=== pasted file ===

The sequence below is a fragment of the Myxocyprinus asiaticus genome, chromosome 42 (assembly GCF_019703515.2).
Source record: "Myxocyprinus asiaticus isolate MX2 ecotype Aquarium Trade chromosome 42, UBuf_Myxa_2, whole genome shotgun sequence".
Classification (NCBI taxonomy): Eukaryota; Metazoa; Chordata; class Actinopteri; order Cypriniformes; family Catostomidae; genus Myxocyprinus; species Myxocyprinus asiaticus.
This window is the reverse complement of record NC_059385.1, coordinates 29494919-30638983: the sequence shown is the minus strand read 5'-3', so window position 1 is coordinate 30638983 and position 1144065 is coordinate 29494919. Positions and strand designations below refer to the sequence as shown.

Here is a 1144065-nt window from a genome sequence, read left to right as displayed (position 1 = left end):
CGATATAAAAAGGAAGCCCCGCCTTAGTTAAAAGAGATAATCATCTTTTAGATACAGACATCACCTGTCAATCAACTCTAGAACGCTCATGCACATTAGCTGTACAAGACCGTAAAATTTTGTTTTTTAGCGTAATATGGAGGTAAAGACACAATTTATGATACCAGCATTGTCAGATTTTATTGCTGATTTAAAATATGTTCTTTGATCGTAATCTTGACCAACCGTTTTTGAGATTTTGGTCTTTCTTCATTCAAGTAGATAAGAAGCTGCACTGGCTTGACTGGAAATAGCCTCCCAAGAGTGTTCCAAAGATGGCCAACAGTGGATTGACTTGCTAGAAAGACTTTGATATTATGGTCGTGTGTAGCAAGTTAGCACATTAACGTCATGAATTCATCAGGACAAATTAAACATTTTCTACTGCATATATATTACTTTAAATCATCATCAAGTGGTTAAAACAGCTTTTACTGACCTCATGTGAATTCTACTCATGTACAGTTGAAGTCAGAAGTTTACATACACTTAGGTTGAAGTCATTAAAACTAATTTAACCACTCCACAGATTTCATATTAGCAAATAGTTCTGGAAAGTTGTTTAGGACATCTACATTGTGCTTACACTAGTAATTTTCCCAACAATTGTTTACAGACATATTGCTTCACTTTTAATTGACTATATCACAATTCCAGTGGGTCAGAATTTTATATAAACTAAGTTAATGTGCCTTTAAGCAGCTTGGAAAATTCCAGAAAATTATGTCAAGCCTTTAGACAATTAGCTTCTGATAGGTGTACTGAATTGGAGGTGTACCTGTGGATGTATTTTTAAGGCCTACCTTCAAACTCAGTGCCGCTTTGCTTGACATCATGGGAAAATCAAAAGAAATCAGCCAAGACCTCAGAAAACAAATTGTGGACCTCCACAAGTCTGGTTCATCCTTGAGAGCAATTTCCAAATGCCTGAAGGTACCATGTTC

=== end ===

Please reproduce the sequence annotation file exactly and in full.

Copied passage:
The sequence below is a fragment of the Myxocyprinus asiaticus genome, chromosome 42 (assembly GCF_019703515.2).
Source record: "Myxocyprinus asiaticus isolate MX2 ecotype Aquarium Trade chromosome 42, UBuf_Myxa_2, whole genome shotgun sequence".
Classification (NCBI taxonomy): Eukaryota; Metazoa; Chordata; class Actinopteri; order Cypriniformes; family Catostomidae; genus Myxocyprinus; species Myxocyprinus asiaticus.
This window is the reverse complement of record NC_059385.1, coordinates 29494919-30638983: the sequence shown is the minus strand read 5'-3', so window position 1 is coordinate 30638983 and position 1144065 is coordinate 29494919. Positions and strand designations below refer to the sequence as shown.

Here is a 1144065-nt window from a genome sequence, read left to right as displayed (position 1 = left end):
CGATATAAAAAGGAAGCCCCGCCTTAGTTAAAAGAGATAATCATCTTTTAGATACAGACATCACCTGTCAATCAACTCTAGAACGCTCATGCACATTAGCTGTACAAGACCGTAAAATTTTGTTTTTTAGCGTAATATGGAGGTAAAGACACAATTTATGATACCAGCATTGTCAGATTTTATTGCTGATTTAAAATATGTTCTTTGATCGTAATCTTGACCAACCGTTTTTGAGATTTTGGTCTTTCTTCATTCAAGTAGATAAGAAGCTGCACTGGCTTGACTGGAAATAGCCTCCCAAGAGTGTTCCAAAGATGGCCAACAGTGGATTGACTTGCTAGAAAGACTTTGATATTATGGTCGTGTGTAGCAAGTTAGCACATTAACGTCATGAATTCATCAGGACAAATTAAACATTTTCTACTGCATATATATTACTTTAAATCATCATCAAGTGGTTAAAACAGCTTTTACTGACCTCATGTGAATTCTACTCATGTACAGTTGAAGTCAGAAGTTTACATACACTTAGGTTGAAGTCATTAAAACTAATTTAACCACTCCACAGATTTCATATTAGCAAATAGTTCTGGAAAGTTGTTTAGGACATCTACATTGTGCTTACACTAGTAATTTTCCCAACAATTGTTTACAGACATATTGCTTCACTTTTAATTGACTATATCACAATTCCAGTGGGTCAGAATTTTATATAAACTAAGTTAATGTGCCTTTAAGCAGCTTGGAAAATTCCAGAAAATTATGTCAAGCCTTTAGACAATTAGCTTCTGATAGGTGTACTGAATTGGAGGTGTACCTGTGGATGTATTTTTAAGGCCTACCTTCAAACTCAGTGCCGCTTTGCTTGACATCATGGGAAAATCAAAAGAAATCAGCCAAGACCTCAGAAAACAAATTGTGGACCTCCACAAGTCTGGTTCATCCTTGAGAGCAATTTCCAAATGCCTGAAGGTACCATGTTC